In that way, I can reconcile the idea of blessedness, even if it feels a little bit like writing an English paper where I force the evidence to support my thesis. Or like the ending of a first draft of a novel (the writing stage I'm at right now), where I wrap up a bunch of loose ends in the cheapest, most nonsensical way. But I guess that's what the United Church of Christ people mean with their whole "God is still speaking" campaign. This is still an early draft for all of us.

Tuesday, November 24, 2009

tis the season

I was halfway through a second helping of pumpkin ice cream at my sister’s pre-Thanksgiving Thanksgiving party this weekend when it occurred to me: The holidays have begun. Eating season has begun. (For me, eating, like sunshine in Southern California, is perennial, but sometimes the sun is extra bright, you know?)

This week I will attempt to bake sweet potato pie, which might sound like a respectably heady undertaking if I were going to make the crust. But Vons already took care of that for me, so I just have the filling to worry about. And I’m still worried.

But not worried enough to actually make a practice pie before inflicting it on AK’s family. This way I’ll know for sure that they like me for me, not just for my baking skills. Also, there’s a reason that grocery stores are open and stocked with pre-made pies on Thursday morning, right?

While we’re on the subject of American holiday pastimes: It’s not just eating season but shopping season. Apparently I am into practice shopping, because Sara, Dave, AK and I hit up a few stores in Burbank on Saturday, but I only bought one tiny present. At this rate, I should have my shopping done by March.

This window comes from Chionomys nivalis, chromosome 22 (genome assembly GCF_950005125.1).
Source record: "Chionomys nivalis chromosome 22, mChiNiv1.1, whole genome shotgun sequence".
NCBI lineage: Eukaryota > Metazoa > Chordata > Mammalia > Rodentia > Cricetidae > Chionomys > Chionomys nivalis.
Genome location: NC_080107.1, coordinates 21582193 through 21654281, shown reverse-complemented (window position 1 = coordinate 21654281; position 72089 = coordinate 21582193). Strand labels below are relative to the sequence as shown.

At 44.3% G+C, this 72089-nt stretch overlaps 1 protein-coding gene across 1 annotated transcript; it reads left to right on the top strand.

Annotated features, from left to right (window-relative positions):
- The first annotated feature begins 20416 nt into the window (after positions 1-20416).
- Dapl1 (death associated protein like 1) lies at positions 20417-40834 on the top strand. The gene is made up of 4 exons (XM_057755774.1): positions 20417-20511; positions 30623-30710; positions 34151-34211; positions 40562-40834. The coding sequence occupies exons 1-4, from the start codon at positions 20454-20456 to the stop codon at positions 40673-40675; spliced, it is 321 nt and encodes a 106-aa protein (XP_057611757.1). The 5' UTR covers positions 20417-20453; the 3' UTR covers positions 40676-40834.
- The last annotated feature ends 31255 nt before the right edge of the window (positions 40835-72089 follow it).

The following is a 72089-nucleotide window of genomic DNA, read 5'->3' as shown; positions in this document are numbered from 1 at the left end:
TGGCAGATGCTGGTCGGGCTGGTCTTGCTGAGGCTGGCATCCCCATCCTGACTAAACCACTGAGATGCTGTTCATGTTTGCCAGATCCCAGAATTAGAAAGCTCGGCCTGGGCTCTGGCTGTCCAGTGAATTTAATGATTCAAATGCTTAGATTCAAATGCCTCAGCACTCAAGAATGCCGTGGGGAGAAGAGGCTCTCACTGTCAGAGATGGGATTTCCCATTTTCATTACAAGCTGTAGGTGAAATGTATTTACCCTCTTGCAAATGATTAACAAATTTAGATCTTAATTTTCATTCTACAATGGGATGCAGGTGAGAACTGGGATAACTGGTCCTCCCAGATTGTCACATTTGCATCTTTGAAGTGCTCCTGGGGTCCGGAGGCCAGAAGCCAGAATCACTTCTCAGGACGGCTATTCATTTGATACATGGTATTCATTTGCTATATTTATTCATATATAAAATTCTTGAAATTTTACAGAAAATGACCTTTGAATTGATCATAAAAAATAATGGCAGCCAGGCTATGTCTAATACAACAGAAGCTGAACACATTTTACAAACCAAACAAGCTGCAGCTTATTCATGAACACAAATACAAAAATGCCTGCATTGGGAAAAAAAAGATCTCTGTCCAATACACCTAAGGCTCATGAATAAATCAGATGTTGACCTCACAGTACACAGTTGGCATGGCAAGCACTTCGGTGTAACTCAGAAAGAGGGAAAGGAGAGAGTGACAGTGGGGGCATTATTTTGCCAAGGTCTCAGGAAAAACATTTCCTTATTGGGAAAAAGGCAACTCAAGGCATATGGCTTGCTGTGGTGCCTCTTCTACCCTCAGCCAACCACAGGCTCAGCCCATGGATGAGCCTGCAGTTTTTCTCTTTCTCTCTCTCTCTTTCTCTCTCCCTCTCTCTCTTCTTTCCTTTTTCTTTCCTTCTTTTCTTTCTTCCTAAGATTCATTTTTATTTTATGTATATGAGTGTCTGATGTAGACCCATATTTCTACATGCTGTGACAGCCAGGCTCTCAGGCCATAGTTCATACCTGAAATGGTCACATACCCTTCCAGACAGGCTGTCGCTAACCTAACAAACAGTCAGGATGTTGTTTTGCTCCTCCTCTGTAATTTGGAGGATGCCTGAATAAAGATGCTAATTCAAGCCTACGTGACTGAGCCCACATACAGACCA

Or I could make a single stop at one of Greater L.A.’s awesome independent bookstores, and buy the peeps on my list some books by one of Greater L.A.’s awesome indie presses.

I hope you’ll do the same. My theory is that karma is extra intense around the holidays, and if your sweet potatoes were grown without pesticides and your reading material doesn’t come from a store that is actively trying to drive others out of business—well, Karma Santa is going to put you on his good list, don’t you think?

For SoCal locales, see below.* For other ideas, check out the Bookstore People blog.

Southern California-based Presses:
Ammo Books: one-of-a-kind titles featuring amazing design, thoughtful writing, and exquisite printing
Angel City Press: nostalgic yet cool illustrated books
Arktoi Books: poetry, fiction, and creative nonfiction that give lesbian writers access to “the conversation”
Cahuenga Press: poetry that honors creative freedom and cooperation
Cloverfield Press: books as visually beautiful as they are intellectually and emotionally stimulating
Dzanc Books: literary fiction that falls outside the mainstream
Gorsky Press: risk-taking books that encourage readers to re-examine society
Green Integer: essays, manifestos, speeches, epistles, narratives, and more
Les Figues Press: aesthetic conversations between readers, writers, and artists, with an avant-garde emphasis